# PyMatching

PyMatching is a Python package for decoding quantum codes with the minimum-weight perfect matching (MWPM) decoder, and is designed to be fast and easy to use.

While a Python package such as NetworkX can also be used to implement MWPM, it is far too slow to be used for large fault-tolerance simulations, which often require matching graphs with many thousands of nodes. On the other hand, the widely used C++ BlossomV library is fast, but using it to decode quantum codes also requires path-finding algorithms, which must also be implemented in C++ for a fast implementation. Furthermore, attempting to solve the full matching problem even with BlossomV can become prohibitively expensive for matching graphs with more than a few thousand nodes, since the complexity is worse than quadratic in the number of nodes. BlossomV is also not open-source since it does not have a permissive license.

PyMatching is typically faster than a BlossomV/C++ implementation of the full matching problem, while being easy to use in conjunction with numpy, scipy and NetworkX using the Python bindings. The core algorithms and data structures are implemented in C++ for good performance (with the help of the open-source LEMON and Boost Graph libraries), using a local variant of the matching decoder given in the Appendix of https://arxiv.org/abs/2010.09626, which empirically has an average runtime roughly linear in the number of nodes and gives the same output as full matching in practice. Since PyMatching uses the open-source LEMON C++ library for the Blossom algorithm, which has similar performance to Kolmogorov’s BlossomV library, both PyMatching and its dependencies have permissive licenses. PyMatching can be applied to any quantum code for which defects come in pairs (or in isolation at a boundary), and it does not require knowledge of the specific geometry used.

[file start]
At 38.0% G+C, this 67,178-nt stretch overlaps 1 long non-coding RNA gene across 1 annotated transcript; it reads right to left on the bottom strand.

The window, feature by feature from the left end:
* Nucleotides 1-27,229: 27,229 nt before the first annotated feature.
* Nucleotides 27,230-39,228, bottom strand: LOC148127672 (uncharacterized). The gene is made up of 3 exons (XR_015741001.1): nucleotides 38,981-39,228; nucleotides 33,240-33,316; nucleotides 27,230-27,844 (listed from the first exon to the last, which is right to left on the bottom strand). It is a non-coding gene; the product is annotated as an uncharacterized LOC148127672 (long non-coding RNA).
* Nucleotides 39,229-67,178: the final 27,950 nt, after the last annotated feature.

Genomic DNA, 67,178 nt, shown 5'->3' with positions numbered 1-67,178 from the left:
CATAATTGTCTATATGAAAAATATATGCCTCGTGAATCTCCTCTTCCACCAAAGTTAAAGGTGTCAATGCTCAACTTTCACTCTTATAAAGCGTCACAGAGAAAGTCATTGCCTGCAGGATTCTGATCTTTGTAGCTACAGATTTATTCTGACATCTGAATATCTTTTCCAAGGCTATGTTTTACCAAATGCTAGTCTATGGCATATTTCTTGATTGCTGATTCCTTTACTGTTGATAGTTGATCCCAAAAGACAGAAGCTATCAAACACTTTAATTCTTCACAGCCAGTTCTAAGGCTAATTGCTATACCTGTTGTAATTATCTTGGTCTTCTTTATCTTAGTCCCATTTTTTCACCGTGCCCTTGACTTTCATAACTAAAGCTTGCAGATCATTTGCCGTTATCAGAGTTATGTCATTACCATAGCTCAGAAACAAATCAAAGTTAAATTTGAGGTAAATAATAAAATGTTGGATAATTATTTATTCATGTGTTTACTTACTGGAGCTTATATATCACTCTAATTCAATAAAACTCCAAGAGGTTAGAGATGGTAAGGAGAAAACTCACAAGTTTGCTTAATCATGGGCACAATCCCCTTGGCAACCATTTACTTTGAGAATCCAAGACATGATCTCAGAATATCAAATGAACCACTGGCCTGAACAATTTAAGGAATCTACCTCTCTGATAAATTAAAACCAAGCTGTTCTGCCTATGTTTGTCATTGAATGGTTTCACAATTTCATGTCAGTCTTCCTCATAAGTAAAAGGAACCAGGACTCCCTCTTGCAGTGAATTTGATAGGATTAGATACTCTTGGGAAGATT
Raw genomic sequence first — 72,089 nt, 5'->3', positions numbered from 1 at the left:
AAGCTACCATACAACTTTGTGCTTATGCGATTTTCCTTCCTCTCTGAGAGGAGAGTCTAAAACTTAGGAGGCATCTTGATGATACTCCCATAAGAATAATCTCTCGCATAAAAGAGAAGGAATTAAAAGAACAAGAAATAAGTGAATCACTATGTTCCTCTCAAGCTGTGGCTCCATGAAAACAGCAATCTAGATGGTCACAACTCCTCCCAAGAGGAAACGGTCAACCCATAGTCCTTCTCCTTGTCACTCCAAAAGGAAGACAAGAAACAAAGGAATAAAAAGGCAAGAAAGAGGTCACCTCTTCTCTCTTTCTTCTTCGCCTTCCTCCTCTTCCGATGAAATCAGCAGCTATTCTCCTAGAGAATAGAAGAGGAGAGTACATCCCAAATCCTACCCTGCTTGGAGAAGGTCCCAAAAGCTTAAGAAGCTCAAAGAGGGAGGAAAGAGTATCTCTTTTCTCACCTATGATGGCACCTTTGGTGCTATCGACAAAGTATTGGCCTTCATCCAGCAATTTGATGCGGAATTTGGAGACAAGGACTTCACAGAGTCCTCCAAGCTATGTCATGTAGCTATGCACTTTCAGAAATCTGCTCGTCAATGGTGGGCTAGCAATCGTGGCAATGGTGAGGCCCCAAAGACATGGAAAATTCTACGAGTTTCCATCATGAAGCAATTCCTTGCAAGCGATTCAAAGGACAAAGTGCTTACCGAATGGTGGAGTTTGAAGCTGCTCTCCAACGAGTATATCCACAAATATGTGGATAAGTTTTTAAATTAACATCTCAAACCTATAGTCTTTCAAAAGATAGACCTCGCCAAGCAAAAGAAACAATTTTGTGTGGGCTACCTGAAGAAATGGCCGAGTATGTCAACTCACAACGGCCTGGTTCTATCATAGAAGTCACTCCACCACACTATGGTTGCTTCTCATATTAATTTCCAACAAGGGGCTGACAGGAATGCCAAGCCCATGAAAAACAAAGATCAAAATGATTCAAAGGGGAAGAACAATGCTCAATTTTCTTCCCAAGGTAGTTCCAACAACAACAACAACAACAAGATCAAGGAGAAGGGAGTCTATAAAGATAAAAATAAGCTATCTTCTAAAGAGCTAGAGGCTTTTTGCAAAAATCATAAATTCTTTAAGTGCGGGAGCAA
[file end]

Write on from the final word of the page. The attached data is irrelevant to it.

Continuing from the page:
Compared to a pure Python NetworkX implementation of MWPM, PyMatching can be orders of magnitude faster, as shown here for the toric code under an independent noise model at \(p=0.05\):

For more information, please also see the PyMatching paper. To make a feature request or report a bug, please visit the PyMatching GitHub repository.